By Duncan Dodson
“The only reason I got into the program I wanted to was because I was a pretty good low brass player—I’m actually sure of it!”
Stephen Nowicki, Dean and Vice Provost of Undergraduate Education, chuckles as he recounts his journey from early scientific beginnings to his most recent research. As part of Duke BioCoRE program, prominent Duke Scientists are asked to answer the question, “Why am I a scientist?”
Nowicki started his answer to that question on January 23 with a picture of a dissected—well more like massacred—frog, commenting that he never thought he liked science because of his high school science courses that were not well-taught.
“All I remember from that course was dissecting a frog, and not knowing what I was supposed to get out of it.” This led him to pursue a music major at Tufts University. It was Tufts’ equivalent of Duke’s Trinity requirements in a natural science field that led to an ironic turn of events—quickly picking up a biology double major.
“I had some friends that said ‘Oh you should take this biology course,’ and I did and it changed my life, because it was really well taught,” he said. From there, his mentor at Tufts reached out to a colleague, the head of a competitive graduate neurobiology program at Cornell, Tom Eisner. Eisner mentioned to Nowicki that he was looking to start an amateur orchestra at Cornell; Nowicki responded that he could play lower brass, sparking Eisner’s interest, and ultimately, according to Nowicki, his acceptance into the program.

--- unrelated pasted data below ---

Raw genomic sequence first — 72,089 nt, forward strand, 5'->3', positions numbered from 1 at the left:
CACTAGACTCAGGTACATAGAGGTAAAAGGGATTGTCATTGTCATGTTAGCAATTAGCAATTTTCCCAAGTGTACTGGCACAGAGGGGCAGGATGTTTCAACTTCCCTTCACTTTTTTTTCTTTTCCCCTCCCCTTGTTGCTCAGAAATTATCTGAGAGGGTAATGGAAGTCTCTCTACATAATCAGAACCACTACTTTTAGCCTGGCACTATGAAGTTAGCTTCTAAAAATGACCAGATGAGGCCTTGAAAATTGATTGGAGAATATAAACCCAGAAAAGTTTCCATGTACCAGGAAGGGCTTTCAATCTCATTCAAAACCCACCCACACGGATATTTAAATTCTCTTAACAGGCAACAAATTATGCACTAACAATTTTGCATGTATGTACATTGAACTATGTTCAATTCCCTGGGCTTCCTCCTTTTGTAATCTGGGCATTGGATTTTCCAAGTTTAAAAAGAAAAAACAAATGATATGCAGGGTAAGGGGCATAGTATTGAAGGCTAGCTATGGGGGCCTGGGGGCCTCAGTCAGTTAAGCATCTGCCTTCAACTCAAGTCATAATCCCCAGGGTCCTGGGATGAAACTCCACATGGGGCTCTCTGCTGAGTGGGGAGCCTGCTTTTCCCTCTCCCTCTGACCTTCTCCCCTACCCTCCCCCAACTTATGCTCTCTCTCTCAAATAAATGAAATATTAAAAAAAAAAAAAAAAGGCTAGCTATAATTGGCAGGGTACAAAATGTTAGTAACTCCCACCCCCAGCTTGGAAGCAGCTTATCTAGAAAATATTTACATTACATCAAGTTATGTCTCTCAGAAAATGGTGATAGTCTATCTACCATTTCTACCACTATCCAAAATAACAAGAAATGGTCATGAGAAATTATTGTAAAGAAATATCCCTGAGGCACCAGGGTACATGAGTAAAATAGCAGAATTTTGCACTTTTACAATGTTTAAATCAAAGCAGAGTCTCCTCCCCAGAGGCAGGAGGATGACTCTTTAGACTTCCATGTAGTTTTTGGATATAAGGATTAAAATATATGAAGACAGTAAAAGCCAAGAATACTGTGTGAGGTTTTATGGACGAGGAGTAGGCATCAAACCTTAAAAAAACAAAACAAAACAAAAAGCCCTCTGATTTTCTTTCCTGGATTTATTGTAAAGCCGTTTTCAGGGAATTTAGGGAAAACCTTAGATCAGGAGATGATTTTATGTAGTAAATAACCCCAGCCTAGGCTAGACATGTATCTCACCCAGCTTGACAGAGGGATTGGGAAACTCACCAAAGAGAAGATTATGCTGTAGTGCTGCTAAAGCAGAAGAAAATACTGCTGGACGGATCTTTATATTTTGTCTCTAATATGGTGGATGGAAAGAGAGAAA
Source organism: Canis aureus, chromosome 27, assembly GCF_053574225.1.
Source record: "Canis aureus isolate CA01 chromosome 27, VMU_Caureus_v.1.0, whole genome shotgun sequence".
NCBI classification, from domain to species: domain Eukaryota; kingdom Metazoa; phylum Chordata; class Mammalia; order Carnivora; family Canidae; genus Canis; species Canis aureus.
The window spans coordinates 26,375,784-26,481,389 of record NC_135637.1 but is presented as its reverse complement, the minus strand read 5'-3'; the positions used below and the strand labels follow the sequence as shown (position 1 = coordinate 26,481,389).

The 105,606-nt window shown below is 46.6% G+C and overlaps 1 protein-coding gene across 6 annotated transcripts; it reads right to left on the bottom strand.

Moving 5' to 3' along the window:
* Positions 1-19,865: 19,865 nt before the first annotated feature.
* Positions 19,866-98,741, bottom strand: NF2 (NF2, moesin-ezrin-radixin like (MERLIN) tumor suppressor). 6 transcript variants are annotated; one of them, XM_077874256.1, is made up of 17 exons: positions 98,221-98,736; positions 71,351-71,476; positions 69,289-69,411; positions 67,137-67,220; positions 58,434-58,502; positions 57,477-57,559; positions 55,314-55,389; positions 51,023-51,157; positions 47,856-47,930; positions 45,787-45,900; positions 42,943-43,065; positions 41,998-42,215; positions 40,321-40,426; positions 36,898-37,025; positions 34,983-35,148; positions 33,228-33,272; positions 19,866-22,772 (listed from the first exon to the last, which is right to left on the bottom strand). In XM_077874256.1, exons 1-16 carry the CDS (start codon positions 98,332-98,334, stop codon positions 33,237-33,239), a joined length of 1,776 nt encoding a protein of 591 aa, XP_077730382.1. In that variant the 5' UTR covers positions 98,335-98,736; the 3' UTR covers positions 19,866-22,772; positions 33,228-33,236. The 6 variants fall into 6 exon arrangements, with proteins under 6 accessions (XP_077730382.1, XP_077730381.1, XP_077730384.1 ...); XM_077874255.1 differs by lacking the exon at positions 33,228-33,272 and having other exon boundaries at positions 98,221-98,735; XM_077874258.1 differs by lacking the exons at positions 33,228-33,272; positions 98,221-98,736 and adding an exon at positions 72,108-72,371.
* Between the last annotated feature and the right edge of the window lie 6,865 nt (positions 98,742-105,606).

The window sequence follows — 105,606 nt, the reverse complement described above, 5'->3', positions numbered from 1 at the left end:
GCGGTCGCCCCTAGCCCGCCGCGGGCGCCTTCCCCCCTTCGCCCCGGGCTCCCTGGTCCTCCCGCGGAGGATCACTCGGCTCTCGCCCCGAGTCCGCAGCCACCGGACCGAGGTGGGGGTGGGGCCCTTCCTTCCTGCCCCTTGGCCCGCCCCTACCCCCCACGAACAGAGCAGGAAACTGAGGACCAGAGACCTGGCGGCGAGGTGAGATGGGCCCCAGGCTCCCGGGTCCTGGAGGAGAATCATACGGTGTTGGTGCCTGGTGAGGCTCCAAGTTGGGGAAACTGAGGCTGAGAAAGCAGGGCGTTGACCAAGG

Flash forward about 30 years. Nowicki has an impressive career in the field of neurobiology. His most recent publication challenges the neurological methods in which swamp sparrows process the subtle differences of phonemes, the smallest derivatives of vocal communication, in other birds’ songs.
Nowicki spent a majority of his talk relating entertaining anecdotes about his work with “Robobird,” a titanium swamp sparrow used to test these theories.
He repeatedly stressed the importance of curiosity, which led him to discover subjects he was passionate about. He discussed the process of instilling the same kind of curiosity in three undergraduate engineers through the two-and-a-half year research project. “[The first year engineers] didn’t have a clue, but they were not deterred. When they started to understand the problem they just kept digging in and digging in.”
When asked why he is a scientist, Nowicki responded, “I was lucky to run into mentors who revealed me to aspects of science that interested me, and I wasn’t afraid to fail.”